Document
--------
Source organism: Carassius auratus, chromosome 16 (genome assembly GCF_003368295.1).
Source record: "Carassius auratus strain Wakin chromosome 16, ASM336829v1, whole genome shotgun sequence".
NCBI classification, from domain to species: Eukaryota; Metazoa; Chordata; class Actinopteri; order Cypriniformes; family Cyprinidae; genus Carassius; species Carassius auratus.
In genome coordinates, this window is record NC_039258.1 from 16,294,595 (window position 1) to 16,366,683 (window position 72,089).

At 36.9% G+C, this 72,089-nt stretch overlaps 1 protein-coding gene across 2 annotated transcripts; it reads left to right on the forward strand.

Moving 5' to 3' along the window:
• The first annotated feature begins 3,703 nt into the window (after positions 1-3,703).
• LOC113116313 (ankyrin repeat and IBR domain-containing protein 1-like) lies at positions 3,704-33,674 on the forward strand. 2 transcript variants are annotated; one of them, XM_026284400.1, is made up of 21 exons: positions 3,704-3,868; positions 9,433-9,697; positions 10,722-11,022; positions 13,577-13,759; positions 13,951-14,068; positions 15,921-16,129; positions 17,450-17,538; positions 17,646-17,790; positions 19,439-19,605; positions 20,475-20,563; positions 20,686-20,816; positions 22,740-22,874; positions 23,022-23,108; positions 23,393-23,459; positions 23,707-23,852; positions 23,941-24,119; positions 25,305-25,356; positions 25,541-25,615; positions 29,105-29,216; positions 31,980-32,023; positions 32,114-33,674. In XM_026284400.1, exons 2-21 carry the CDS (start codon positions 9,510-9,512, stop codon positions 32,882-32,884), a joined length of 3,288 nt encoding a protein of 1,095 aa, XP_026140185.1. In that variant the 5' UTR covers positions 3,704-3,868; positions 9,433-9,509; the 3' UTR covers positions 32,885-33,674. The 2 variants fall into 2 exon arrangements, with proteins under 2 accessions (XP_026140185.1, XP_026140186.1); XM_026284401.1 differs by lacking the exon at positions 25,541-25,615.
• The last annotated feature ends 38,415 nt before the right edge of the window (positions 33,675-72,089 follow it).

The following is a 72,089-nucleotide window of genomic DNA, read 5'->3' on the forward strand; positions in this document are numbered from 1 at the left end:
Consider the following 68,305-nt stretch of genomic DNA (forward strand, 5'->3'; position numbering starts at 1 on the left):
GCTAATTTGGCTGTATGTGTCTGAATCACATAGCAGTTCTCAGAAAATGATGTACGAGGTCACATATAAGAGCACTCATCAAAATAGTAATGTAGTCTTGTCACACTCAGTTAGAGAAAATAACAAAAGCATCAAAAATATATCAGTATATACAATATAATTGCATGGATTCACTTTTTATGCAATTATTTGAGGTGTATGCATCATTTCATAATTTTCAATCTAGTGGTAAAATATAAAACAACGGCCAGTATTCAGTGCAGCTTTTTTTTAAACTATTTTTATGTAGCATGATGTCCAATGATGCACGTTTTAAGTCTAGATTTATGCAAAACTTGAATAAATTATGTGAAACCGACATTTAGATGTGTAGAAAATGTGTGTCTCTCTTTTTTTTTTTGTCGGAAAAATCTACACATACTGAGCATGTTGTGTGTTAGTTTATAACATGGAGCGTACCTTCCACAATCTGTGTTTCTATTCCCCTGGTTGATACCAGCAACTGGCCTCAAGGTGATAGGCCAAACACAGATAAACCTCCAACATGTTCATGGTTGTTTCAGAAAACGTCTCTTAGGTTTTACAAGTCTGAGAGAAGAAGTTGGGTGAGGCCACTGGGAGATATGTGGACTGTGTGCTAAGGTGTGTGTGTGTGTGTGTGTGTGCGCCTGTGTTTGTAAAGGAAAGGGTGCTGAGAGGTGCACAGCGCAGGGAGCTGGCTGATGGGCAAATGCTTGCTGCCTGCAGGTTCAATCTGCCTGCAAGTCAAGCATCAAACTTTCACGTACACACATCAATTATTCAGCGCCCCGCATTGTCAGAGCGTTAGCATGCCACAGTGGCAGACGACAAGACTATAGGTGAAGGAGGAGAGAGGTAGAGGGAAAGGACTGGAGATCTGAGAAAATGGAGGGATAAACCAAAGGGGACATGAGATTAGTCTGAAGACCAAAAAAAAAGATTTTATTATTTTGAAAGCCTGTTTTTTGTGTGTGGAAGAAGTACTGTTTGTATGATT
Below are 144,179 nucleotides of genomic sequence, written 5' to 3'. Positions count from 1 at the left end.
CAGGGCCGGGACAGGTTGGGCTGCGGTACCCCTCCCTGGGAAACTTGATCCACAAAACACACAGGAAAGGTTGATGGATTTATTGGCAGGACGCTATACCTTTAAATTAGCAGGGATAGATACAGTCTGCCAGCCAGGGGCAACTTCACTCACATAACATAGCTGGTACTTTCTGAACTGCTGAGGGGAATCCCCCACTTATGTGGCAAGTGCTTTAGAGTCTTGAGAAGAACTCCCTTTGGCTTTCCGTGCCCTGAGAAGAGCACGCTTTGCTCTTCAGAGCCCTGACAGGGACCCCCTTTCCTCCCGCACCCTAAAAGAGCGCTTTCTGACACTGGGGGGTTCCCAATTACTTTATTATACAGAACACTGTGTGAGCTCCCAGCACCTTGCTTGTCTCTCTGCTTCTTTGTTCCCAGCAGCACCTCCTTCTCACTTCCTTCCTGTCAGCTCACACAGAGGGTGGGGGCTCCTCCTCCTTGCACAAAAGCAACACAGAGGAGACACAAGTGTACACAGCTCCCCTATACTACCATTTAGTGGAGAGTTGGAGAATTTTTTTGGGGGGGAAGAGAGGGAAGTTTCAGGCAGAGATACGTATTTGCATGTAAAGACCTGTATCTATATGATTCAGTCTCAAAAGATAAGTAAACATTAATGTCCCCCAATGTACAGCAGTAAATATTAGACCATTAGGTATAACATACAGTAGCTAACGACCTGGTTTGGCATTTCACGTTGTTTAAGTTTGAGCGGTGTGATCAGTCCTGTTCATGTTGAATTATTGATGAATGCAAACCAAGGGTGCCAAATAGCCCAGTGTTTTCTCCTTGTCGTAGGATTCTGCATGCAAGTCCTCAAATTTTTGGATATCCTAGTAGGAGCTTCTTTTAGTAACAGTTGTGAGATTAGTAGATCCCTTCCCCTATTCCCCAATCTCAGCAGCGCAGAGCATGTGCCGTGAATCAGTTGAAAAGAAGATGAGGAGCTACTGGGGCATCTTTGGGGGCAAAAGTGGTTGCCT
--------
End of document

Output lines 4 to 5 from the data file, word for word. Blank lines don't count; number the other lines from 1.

In genome coordinates, this window is record NC_039258.1 from 16,294,595 (window position 1) to 16,366,683 (window position 72,089).

At 36.9% G+C, this 72,089-nt stretch overlaps 1 protein-coding gene across 2 annotated transcripts; it reads left to right on the forward strand.